Everyone knows Kit Marlowe’s plays hit the London stage like a thunderbolt. Not so many know that his poems were equally original, equally radical. Too radical for some: in 1599 the Bishop of London burned Marlowe’s translations of Ovid’s love poems in public. Even today, the explicit linkage between poetic technique and sexual performance can surprise. These were the first translations of Ovid’s erotic verse into any modern European language, and bishops burned them in vain: the rhymed heroic couplet that Marlowe pioneered for his translation became a standard form.
His translation of Lucan likewise established blank verse as a mainline medium – which of course crossed over into the theatre. This translation too was subversive, for Lucan was the anti-imperial poet of ancient Rome and Marlowe chose to translate him when European absolutism was on the rise, a republican poem in a monarchical age.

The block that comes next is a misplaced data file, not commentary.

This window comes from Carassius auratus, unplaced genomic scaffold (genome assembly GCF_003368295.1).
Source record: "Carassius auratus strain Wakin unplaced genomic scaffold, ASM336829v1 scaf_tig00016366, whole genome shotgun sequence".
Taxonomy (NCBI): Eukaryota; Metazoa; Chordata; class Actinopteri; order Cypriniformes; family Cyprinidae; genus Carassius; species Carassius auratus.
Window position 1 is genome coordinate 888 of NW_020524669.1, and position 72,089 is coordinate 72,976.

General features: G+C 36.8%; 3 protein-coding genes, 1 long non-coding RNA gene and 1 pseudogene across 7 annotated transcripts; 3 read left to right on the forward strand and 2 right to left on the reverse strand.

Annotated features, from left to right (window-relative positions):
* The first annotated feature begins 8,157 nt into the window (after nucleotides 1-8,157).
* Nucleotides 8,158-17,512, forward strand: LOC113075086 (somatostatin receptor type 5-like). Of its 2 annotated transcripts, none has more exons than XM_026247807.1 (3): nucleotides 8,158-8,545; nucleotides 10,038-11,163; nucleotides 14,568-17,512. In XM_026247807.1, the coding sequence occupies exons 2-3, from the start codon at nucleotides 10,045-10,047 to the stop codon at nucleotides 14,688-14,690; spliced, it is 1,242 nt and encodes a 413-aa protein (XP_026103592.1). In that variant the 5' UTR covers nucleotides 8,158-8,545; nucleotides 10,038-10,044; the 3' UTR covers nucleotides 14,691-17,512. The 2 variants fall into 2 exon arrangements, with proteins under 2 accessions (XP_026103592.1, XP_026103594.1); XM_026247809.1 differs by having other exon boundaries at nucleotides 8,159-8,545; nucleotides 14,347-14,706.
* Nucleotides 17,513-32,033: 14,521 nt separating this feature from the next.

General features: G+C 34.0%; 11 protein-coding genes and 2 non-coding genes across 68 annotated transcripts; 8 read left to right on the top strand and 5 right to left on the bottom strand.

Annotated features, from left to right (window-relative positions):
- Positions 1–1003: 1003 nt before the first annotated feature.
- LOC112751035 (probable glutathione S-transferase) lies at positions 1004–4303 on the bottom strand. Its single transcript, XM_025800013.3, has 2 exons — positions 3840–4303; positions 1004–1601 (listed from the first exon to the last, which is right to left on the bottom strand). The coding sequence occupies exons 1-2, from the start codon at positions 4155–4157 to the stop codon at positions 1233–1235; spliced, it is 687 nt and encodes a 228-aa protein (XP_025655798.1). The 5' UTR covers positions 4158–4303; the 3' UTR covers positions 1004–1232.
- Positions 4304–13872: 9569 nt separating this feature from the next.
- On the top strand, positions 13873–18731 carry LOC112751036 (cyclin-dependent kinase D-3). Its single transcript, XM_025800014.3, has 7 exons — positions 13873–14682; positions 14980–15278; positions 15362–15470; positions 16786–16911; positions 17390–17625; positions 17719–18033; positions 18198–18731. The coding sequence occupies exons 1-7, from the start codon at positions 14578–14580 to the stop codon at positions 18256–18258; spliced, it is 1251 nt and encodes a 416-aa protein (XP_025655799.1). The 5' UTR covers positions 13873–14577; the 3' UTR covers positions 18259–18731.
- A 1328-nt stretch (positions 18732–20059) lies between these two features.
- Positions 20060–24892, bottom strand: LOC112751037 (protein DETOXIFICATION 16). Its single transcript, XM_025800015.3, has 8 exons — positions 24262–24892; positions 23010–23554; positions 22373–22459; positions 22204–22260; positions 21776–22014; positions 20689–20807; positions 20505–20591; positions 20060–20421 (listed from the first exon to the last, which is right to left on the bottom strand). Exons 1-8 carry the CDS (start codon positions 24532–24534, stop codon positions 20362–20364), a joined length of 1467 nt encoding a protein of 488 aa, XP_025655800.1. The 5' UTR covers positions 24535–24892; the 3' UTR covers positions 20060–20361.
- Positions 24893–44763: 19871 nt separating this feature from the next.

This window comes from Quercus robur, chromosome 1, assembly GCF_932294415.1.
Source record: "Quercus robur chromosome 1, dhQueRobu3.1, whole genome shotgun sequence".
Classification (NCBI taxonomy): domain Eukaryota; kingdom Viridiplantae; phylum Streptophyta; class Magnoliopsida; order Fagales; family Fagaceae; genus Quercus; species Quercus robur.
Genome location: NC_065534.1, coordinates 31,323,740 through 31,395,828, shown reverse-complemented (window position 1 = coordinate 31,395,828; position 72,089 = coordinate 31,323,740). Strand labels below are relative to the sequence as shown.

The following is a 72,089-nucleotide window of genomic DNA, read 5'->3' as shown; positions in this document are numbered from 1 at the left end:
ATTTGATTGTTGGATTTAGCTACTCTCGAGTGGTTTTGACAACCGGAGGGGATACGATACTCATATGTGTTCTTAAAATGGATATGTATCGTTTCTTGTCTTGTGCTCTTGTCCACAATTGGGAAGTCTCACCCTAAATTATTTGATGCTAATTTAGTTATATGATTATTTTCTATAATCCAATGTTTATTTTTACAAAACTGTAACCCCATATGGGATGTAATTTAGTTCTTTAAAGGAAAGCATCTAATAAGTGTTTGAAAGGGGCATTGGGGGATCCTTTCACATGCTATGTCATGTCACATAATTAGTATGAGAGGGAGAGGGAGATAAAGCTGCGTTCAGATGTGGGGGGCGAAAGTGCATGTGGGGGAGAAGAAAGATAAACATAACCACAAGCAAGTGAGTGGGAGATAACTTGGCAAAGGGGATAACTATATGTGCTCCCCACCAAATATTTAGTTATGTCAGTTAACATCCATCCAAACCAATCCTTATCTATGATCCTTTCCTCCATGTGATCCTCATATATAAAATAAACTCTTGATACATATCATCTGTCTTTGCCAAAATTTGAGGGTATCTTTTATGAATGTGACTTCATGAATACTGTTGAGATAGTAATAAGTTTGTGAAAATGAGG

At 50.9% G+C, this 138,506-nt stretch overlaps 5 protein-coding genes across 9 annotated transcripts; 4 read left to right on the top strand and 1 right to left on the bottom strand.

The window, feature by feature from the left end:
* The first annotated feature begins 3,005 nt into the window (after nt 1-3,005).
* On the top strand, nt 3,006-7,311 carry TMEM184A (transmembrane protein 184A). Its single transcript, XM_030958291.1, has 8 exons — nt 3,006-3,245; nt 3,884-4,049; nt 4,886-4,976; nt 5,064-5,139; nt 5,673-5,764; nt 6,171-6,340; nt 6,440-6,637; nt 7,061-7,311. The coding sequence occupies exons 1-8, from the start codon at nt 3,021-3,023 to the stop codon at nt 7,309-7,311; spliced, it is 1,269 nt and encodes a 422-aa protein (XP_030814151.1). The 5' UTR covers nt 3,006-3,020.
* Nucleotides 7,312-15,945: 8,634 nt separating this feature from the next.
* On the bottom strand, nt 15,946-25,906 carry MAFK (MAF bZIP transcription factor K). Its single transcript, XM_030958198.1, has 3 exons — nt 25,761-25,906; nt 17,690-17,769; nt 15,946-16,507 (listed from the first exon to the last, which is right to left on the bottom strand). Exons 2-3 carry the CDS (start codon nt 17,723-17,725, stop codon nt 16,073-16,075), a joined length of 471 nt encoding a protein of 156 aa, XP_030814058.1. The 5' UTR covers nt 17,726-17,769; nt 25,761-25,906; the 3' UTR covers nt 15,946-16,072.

Even more influential is his free-wheeling version of the late Greek poem, Hero and Leander. Everyone knows some of this, even if unaware that he’s the author, for he’s a poet who sticks in the mind. Years after Marlowe had been murdered, Shakespeare has one of his characters quote him:
Dead shepherd, now I find thy saw of might: Who ever loved, that loved not at first sight?
Why “shepherd”? Because Marlowe wrote the most famous Elizabethan pop song of all, ‘The Passionate Shepherd to His Love’ (and there were many cover versions):
Come live with me and be my love, And we will all the pleasures prove.
This term and next we bring you some special opportunities to sample the risky pleasures of Marlowe’s verse. The Master’s of four Colleges have generously offered their Lodges as venues for staging a dialogue (or even contest) between Marlowe and their own poets. They are:
Pembroke, where we pit Marlowe against Spenser Christ’s, where he does battle with Milton St John’s, where he converses with his friend and fellow student, Nashe (and also with the equally radical Donne) and of course his own College: Corpus Christi – that’s where he read Ovid and Lucan, and made them heard for the first time in English.